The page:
(1865 - 1936)
Rudyard Joseph Kipling was a writer born of British parents in Bombay, India. He was educated at boarding school in England and returned to India in 1882 where he worked as a journalist. His satirical verses and short stories, such as Plain Tales From the Hills (1888) and Soldiers Three (1892), won him a reputation in England, to which he returned in 1889 and settled in London.
His verse collections Barrack Room Ballads (1892) and The Seven Seas (1896) were highly successful, as were the two Jungle Books (1894-5), which have become classic animal stories. Kim appeared in 1901, and the classic Just So Stories in 1902. Later works include Puck of Pook's Hill (1906) and the autobiographical Something of Myself (1937).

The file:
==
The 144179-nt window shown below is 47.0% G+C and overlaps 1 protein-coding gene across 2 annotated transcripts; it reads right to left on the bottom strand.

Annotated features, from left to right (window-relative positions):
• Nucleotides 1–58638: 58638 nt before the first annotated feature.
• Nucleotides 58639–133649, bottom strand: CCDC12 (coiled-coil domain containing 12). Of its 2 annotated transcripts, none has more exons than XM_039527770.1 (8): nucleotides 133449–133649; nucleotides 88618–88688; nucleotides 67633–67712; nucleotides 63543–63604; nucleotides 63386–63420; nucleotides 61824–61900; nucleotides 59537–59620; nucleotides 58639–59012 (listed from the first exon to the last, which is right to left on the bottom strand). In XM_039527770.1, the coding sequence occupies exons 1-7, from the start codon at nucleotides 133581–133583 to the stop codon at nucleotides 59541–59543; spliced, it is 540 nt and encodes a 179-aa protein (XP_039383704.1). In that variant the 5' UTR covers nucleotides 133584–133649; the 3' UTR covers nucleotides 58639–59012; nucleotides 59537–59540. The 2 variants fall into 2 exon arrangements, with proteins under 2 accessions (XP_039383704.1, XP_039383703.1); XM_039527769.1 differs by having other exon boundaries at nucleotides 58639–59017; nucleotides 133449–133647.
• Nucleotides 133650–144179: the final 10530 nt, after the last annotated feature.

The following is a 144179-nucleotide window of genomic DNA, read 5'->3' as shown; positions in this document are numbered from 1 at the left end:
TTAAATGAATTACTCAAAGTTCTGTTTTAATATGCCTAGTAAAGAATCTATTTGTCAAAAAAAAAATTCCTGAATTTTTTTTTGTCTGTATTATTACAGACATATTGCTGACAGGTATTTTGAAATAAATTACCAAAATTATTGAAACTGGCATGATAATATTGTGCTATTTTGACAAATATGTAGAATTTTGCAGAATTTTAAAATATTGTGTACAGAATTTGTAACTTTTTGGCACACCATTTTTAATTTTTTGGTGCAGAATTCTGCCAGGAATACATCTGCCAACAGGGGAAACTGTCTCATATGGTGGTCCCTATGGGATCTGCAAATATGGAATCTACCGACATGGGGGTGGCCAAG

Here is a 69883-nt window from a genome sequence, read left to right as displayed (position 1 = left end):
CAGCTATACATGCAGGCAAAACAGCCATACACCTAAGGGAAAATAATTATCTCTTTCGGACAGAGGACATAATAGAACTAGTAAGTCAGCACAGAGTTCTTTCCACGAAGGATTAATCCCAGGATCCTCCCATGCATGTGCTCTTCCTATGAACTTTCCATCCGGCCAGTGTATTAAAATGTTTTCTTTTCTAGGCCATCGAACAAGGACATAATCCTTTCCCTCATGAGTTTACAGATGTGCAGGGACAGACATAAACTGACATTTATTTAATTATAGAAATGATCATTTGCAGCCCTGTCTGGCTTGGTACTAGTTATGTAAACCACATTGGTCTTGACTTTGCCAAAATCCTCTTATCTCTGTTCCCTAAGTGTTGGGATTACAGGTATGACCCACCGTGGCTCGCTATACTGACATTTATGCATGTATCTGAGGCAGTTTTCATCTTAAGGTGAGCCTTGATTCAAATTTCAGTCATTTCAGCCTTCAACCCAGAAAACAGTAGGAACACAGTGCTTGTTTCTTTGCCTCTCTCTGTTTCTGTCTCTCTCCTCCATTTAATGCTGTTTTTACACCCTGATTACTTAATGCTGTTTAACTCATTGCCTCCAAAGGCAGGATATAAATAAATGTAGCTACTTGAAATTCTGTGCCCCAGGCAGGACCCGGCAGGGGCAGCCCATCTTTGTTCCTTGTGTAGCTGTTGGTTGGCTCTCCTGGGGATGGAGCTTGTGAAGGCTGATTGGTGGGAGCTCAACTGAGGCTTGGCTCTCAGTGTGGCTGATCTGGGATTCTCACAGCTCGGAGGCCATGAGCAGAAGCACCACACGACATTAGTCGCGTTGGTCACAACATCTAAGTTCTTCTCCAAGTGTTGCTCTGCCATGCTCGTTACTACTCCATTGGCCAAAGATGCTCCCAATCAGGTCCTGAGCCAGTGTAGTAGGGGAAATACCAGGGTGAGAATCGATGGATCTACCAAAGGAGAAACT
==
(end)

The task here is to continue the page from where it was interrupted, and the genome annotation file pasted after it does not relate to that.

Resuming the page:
He was awarded the Nobel Prize for Literature in 1907
Kipling & Scouting
Baden-Powell needed a concept around which to build the scouting program for wolf cubs (as they were then). The original Jungle Book was written in 1894. It was originally published in chapter form in the American children's magazine, Saint Nicholas. Kipling was also the author of "The Scout's Patrol Song" which was the official Boy Scouts of America song. Part I of the 1908 booklet, "Scouting For Boys" included a condensed version of Kipling's Kim. He was also the father of a Scout and later a comissioner in the British Scouting program.. In 1924, he attended a rally of 6 thousand Wolf Cubs at the Imperial Jamboree at Wembley where he witnessed what Baden-Powell had made of his writings.. Jungle Book and Cub Scouting